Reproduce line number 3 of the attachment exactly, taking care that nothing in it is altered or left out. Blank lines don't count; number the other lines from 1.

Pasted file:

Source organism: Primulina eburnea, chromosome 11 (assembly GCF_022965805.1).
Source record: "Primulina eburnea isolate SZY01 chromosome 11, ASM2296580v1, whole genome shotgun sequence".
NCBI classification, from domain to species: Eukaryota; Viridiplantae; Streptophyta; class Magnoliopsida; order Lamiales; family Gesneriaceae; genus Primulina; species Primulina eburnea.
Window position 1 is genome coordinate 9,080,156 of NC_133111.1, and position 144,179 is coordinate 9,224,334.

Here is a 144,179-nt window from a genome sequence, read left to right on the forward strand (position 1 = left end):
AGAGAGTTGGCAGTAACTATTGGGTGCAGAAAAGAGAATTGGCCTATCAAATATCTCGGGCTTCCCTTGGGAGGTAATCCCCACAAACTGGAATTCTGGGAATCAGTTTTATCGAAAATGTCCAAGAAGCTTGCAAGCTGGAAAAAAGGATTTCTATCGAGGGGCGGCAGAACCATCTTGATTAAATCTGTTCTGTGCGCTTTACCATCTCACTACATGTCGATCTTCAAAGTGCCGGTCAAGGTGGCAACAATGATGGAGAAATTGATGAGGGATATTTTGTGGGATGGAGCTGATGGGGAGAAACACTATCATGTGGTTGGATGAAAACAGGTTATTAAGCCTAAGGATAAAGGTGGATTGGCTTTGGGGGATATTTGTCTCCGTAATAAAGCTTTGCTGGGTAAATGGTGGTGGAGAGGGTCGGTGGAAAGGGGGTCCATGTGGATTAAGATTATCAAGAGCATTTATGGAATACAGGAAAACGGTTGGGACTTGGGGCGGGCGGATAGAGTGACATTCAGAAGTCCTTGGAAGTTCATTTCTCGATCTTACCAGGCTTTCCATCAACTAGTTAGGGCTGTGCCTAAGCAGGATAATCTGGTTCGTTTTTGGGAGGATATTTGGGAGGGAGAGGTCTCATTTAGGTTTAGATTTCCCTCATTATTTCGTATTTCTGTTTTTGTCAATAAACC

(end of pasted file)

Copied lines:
NCBI classification, from domain to species: Eukaryota; Viridiplantae; Streptophyta; class Magnoliopsida; order Lamiales; family Gesneriaceae; genus Primulina; species Primulina eburnea.